Employment Law

Personal Injury

Former workers file lawsuit against controversial restaurant

by | Apr 27, 2018 | Sexual Harassment |

Certain industries and individual companies may embrace sexuality as a marketing tool. They may rely on actions and policies that others may view as being in poor taste as ways to increase their notoriety through controversy. Some might say that those who work for such employers understand they environment that they are going into, and should not then be shocked when asked to do things that seemingly objectify them. However, no matter the industry one works is, he or she has the right to abstain from activities he or she may feel are inappropriate, and to report the requests and/or pressure to engage in such actions as harassment. 

Some might think such pressure would only come from an out-of-line manager or supervisor, but in some companies, it could go all the way up the corporate ladder. That is the accusation being made in a lawsuit filed by three former employees of a national restaurant chain. The chain is known for employing provocatively dressed servers, yet these women claim they pressured in ways that made them feel degraded. They cited a specific example where management made then wear lingerie for theme nights, which resulted in them being arrested by local authorities. However, without their consent, company representatives pled guilty on their behalf, leaving them with the offenses on their records.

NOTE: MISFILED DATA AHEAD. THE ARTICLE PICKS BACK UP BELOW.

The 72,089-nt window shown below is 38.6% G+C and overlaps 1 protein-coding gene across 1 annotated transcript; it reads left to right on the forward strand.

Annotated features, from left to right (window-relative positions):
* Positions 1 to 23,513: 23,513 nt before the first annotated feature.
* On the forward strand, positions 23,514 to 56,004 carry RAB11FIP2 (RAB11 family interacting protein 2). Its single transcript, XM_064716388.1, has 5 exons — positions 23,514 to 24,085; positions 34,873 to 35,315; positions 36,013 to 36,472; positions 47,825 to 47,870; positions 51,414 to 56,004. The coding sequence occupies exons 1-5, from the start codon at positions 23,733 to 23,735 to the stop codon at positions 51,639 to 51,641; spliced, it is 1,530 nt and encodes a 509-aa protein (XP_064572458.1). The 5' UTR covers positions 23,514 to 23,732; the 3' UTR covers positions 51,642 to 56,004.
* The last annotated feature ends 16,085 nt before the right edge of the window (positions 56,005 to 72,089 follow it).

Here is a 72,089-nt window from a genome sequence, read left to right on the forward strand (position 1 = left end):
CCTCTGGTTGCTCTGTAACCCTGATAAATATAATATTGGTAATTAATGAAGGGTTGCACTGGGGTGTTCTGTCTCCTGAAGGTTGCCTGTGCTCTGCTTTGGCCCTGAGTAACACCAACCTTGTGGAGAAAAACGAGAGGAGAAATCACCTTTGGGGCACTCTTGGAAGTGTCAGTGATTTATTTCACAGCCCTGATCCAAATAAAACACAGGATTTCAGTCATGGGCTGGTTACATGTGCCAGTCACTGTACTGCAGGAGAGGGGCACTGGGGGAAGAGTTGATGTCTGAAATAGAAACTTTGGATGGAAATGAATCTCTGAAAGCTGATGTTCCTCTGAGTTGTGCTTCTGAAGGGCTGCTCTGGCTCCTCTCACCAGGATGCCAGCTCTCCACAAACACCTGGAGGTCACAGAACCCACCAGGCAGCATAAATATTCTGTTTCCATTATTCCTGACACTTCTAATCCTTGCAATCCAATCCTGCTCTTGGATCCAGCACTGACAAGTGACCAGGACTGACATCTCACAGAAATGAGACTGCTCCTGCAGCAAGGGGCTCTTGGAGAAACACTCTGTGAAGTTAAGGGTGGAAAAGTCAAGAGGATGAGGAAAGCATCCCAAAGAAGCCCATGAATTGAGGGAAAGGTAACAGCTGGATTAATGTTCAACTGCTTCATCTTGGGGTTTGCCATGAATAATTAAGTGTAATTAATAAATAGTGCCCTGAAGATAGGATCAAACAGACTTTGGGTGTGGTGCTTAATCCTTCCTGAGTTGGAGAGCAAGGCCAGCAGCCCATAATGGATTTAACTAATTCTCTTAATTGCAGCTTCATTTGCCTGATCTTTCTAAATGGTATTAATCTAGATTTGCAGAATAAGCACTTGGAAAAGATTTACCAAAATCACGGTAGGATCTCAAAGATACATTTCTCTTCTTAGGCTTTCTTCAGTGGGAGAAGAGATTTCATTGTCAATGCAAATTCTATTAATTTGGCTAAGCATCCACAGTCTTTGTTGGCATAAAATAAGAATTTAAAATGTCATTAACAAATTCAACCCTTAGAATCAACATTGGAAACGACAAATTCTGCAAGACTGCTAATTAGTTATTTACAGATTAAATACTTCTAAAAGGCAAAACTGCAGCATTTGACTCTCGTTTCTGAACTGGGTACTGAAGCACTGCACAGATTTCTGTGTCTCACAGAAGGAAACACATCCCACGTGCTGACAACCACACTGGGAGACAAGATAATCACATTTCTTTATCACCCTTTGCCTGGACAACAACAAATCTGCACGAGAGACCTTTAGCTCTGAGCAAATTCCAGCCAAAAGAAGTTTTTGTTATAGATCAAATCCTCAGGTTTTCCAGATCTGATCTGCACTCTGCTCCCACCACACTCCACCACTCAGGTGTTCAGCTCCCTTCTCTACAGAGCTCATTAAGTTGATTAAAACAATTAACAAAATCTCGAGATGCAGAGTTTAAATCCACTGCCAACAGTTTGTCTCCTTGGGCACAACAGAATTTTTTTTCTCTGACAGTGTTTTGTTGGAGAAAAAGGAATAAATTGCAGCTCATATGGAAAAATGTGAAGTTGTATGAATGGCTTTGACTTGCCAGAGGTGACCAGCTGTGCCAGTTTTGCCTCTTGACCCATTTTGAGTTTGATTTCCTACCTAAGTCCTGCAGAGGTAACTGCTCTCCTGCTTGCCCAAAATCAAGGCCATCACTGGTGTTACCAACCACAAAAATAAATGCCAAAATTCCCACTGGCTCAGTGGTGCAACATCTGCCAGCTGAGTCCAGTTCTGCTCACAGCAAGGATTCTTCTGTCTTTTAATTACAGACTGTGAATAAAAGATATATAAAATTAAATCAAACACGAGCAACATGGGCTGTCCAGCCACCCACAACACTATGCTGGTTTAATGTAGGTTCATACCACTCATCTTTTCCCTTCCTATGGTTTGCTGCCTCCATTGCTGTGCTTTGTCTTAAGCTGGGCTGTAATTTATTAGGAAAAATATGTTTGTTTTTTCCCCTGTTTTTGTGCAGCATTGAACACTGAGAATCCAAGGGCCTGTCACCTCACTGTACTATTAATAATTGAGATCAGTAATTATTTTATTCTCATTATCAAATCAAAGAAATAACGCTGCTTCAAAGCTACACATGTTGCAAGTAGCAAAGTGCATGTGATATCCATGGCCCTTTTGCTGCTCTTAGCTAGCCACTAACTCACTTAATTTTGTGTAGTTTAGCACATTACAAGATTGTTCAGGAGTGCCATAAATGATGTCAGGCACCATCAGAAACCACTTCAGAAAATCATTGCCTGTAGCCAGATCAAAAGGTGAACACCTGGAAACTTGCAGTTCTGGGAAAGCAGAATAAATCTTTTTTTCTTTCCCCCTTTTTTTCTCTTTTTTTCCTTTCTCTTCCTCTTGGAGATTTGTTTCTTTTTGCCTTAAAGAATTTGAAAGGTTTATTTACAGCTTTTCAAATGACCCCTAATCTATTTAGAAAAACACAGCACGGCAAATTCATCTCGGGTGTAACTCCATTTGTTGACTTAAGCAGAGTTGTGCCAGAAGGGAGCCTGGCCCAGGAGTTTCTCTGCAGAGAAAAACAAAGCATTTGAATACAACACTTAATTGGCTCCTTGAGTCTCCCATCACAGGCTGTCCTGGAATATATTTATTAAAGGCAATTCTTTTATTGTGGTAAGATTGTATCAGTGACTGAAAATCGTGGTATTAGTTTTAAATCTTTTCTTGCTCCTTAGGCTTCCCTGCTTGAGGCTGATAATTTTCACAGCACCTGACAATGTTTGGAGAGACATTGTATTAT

Everyone is entitled to feel comfortable at work. While certain employers may adopt a provocative and controversial company culture, that still may not allow them to create a hostile atmosphere which imposes unfair pressures on their staffs. They should also respect their employees’ rights to handle their own personal matters despite how they might affect the perceptions others may have of their business. When those rights are not respected, one might want to work with an attorney to take action. 

Source: CW33 NewsFix “Twin Peaks restaurant being sued by former servers for sexual harassment” Apr. 27, 2018